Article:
Artist Screen-Prints Fabrics With Bacteria

Natsai Audrey Chieza
Natsai Audrey Chieza

Is there nothing bacteria can't do? Under the careful eye of researcher and designer Natsai Audrey Chieza, the itsy-bitsy organisms have taken on an unexpected new role in the fashion industry, offering a beautiful and environmentally friendly alternative to commercial dyes.

Fashion is currently facing "an existential crisis," Chieza told Mental Floss, "around the fact that it's the second-most polluting industry in the world." It's got problems coming and going: Textile production uses huge amounts of water and yields high amounts of petrochemical waste. 

Contemplating these issues, Chieza began to wonder if the solution could be biological. She began tinkering with Streptomyces bacteria, coaxing them to release their own rich natural pigments into small swatches of silk.

Closeup of fabric inoculated with vivid purple bacteria.
Natsai Audrey Chieza

It's unlike any other printing process she's ever experienced, she explained, because the living bacteria are both invisible to the naked eye and somewhat finicky artistic collaborators. Room temperature, pH levels, and the size of their petri dish home all influence the way the microbes lay down their dye.

Chieza's background is in art and design, so once she knew she'd hit on something interesting, she started looking for scientific collaborators. After a stint working with synthetic biologists as designer-in-residence at University College London, Chieza crossed paths with Christina Agapakis, creative director at the self-described "organism design platform" Ginkgo Bioworks.

"Our expertise is in microbes and how to work with them and keep them happy," Agapakis tells Mental Floss. "We think that biology is such an amazing way to make stuff."

Two pieces of bacteria-dyed silk, one brown, one purple.
Natsai Audrey Chieza

The artist and the organism designers are now "developing a lot of different things all at the same time," Chieza says. One of their biggest questions is scale—how a microscopic process could be enlarged to dye entire garments and yards of cloth, moving "from the biological to the body to architectural."

"At Ginkgo," she continues, "we're wondering how much we can make so that it can actually plug in to the demand for material resources. How do we bridge the difference between 250 milliliters and 50,000 liters?"

Part of the puzzle involves building all-new technology to house the all-new dyeing process, and ensuring that both are environmentally sound and resource-conservative.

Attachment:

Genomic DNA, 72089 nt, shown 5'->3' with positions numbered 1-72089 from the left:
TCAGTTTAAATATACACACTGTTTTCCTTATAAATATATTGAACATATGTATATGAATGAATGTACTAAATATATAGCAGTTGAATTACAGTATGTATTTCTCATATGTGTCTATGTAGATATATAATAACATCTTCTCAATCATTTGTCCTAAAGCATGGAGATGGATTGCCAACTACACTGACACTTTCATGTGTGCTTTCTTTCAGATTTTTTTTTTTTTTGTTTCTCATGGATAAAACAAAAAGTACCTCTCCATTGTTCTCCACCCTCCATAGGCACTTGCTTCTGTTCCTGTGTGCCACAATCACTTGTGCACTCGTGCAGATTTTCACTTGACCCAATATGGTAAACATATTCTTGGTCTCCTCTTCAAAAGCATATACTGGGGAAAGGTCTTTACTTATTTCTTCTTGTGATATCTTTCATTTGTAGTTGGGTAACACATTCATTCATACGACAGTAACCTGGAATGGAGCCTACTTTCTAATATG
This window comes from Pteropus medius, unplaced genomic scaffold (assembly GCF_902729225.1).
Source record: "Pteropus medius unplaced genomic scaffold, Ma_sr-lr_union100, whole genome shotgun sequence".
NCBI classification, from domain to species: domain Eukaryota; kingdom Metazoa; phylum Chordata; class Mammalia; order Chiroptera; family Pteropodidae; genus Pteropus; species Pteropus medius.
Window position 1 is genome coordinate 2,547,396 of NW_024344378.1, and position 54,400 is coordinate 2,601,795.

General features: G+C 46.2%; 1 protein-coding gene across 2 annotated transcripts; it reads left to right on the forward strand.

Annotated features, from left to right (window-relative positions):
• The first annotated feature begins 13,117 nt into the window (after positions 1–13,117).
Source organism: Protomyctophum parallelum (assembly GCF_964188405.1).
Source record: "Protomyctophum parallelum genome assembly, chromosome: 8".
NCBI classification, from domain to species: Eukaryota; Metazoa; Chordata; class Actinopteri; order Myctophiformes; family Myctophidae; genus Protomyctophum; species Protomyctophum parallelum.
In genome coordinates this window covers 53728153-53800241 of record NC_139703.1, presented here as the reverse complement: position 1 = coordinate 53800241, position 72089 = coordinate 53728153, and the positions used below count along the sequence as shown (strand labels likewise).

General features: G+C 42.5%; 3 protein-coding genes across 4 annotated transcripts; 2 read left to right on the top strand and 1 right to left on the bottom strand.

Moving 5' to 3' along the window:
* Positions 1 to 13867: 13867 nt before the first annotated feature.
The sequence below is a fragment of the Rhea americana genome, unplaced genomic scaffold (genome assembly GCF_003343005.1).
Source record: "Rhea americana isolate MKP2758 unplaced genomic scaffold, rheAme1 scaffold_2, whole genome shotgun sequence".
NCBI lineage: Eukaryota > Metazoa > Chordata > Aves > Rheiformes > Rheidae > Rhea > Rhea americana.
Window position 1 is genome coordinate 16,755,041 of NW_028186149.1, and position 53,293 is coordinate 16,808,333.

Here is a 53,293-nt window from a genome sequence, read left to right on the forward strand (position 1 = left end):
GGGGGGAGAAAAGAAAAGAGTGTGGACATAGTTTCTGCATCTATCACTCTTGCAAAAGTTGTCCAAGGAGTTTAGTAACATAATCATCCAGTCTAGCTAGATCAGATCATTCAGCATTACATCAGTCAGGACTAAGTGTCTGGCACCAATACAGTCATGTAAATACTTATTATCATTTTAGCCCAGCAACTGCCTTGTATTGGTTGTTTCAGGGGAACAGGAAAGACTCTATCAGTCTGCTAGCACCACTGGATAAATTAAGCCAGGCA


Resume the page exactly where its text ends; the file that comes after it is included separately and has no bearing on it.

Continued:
At every step of the process, Chieza says she asks herself, "What does this all mean? How does this relate to society? Is it actually going to solve this problem?"

We're looking forward to finding out.

National Portrait Gallery Celebrates Aretha Franklin With Week-Long Exhibition

Courtesy of Angela Pham BFA
Courtesy of Angela Pham BFA

With the passing of Aretha Franklin on August 16, 2018, the world has lost one of its most distinctive voices—and personalities. As celebrities and fans share their memories of the Queen of Soul and what her music meant to them, the Smithsonian's National Portrait Gallery will pay tribute to the legendary songstress's life with a week-long exhibition of her portrait.

Throughout her career, Franklin earned some of the music industry's highest accolades, including 18 Grammy Awards. In 1987, she became the first woman to be inducted into the Rock and Roll Hall of Fame. Nearly 30 years later, in 2015, the National Portrait Gallery fêted Franklin with the Portrait of a Nation Prize, which recognizes "the accomplishments of notable contemporary Americans whose portraits reside in the National Portrait Gallery collection." (Madeline Albright, Spike Lee, and Rita Moreno are among some of its recent recipients.)

Milton Glaser's lithograph of Aretha Franklin, which is displayed at The National Portrait Gallery
© Milton Glaser

Franklin's portrait was the creation of noted graphic designer Milton Glaser, who employed "his characteristic kaleidoscope palette and innovative geometric forms to convey the creative energy of Franklin's performances," according to the Gallery. The colorful lithographic was created in 1968, the very same year that the National Portrait Gallery opened.

Glaser's image will be installed in the "In Memoriam" section of the museum, which is located on the first floor, on Friday, August 17 and will remain on display to the public through August 22, 2018. The Gallery is open daily from 11:30 a.m. until 7 p.m. and admission is free.

This Wall Chart Shows Almost 130 Species of Shark—All Drawn to Scale

Pop Chart Lab
Pop Chart Lab

Shark Week may be over, but who says you can’t celebrate sharp-toothed predators year-round? Pop Chart Lab has released a new wall print featuring nearly 130 species of selachimorpha, a taxonomic superorder of fish that includes all sharks.

The shark chart
Pop Chart Lab

Called “The Spectacular Survey of Sharks,” the chart lists each shark by its family classification, order, and superorder. An evolutionary timeline is also included in the top corner to provide some context for how many millions of years old some of these creatures are. The sharks are drawn to scale, from the large but friendly whale shark down to the little ninja lanternsharka species that lives in the deep ocean, glows in the dark, and wasn’t discovered until 2015.

You’ll find the popular great white, of course, as well as rare and elusive species like the megamouth, which has been spotted fewer than 100 times. This is just a sampling, though. According to World Atlas, there are more than 440 known species of shark—plus some that probably haven't been discovered yet.

The wall chart, priced at $29 for an 18” x 24” print, can be pre-ordered on Pop Chart Lab’s website. Shipping begins on August 27.

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